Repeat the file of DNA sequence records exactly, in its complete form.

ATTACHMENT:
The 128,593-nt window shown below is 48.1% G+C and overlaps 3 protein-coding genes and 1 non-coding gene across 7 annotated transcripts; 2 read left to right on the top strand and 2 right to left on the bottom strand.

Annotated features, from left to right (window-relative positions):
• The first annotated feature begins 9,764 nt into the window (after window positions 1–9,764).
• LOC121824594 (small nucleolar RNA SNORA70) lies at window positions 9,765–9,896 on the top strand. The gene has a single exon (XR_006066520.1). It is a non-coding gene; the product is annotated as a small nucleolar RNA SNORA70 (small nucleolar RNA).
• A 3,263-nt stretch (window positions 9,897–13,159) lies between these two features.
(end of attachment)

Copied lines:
The 128,593-nt window shown below is 48.1% G+C and overlaps 3 protein-coding genes and 1 non-coding gene across 7 annotated transcripts; 2 read left to right on the top strand and 2 right to left on the bottom strand.

Annotated features, from left to right (window-relative positions):
• The first annotated feature begins 9,764 nt into the window (after window positions 1–9,764).
• LOC121824594 (small nucleolar RNA SNORA70) lies at window positions 9,765–9,896 on the top strand. The gene has a single exon (XR_006066520.1). It is a non-coding gene; the product is annotated as a small nucleolar RNA SNORA70 (small nucleolar RNA).
• A 3,263-nt stretch (window positions 9,897–13,159) lies between these two features.